British Columbia Sun

Canadians 50 and above must take a COVID-19 booster shot

Covid vaccine

Key takeaways: 

  • The vaccine advisory committee also suggests grown-ups aged 18-49 take the 3rd shot six months later in their 2nd dose.
  • The National Advisory Committee on Immunization (NACI) is now completely suggesting Canadians above the age of 50 and other weak groups take the third dose of an mRNA COVID-19 vaccine.

NACI advises adults aged 50 and above must take the 3rd shot: 

The National Advisory Committee on Immunization (NACI) is now “completely recommending” that all Canadians above the age of 50 and other weak people — such as health care workers, Indigenous people and those living in congregate load settings — take the third dose of an mRNA COVID-19 vaccine.

In the latest report published today, NACI — an autonomous body made up of volunteer vaccine specialists — also calls on Canadians aged 18 to 49 to take a third mRNA shot at least six months after they received their second.

With the virus still reporting extensively, advisory panels in other nations — such as the one that operates with the U.S. Centers for Disease Control (CDC) — have been suggesting for weeks an increase to the booster shot campaign to reach more people.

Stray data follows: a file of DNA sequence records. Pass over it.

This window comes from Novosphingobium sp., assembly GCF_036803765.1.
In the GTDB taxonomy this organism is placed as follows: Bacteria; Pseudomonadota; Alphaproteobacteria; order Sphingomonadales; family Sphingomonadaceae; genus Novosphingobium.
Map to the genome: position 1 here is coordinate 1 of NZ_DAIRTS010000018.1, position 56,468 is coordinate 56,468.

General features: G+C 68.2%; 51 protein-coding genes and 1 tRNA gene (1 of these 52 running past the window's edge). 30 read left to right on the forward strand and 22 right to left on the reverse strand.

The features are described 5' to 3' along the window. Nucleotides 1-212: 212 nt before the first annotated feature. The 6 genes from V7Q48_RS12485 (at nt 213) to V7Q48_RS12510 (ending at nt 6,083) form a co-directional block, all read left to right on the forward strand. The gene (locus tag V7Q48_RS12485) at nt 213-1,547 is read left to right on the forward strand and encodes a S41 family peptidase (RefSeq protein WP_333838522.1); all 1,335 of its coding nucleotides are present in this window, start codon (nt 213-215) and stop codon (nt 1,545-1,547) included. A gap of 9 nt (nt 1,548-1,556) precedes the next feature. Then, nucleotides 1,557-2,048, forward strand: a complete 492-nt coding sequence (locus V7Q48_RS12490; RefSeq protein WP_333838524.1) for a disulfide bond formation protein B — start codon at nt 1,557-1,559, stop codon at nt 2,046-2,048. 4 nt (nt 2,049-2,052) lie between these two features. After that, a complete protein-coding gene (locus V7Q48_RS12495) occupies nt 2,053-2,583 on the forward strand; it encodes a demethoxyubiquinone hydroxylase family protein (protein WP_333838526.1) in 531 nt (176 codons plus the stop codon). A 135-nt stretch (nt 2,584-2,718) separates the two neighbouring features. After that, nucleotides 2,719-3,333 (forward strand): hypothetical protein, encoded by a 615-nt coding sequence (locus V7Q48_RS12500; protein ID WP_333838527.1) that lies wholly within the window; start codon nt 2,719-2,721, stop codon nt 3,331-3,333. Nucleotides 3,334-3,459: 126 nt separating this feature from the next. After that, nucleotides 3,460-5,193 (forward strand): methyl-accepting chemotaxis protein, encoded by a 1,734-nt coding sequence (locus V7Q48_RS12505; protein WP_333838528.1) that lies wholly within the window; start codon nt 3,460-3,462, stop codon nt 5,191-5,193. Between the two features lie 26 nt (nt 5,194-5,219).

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Covid
Vaccine board

NACI’s support gives the regions and nations the leeway to dramatically increase the currently limited booster shot campaign.

The COVID-19 vaccines approved by Health Canada have shown to be very efficient against disease, critical disease, hospitalization and death. NACI stated it’s advising booster shots now because rising data recommend that shield against disease is declining over time for those who made a two-dose vaccine regimen.

“Declining protection against virus could contribute to escalated transmission, since infected individuals may be a source of infection for others,” the committee stated in its report. “Therefore, a booster dose may give more durable power to overcome the infection, transmission, and in some populations, extreme disease.” Source – cbc.ca

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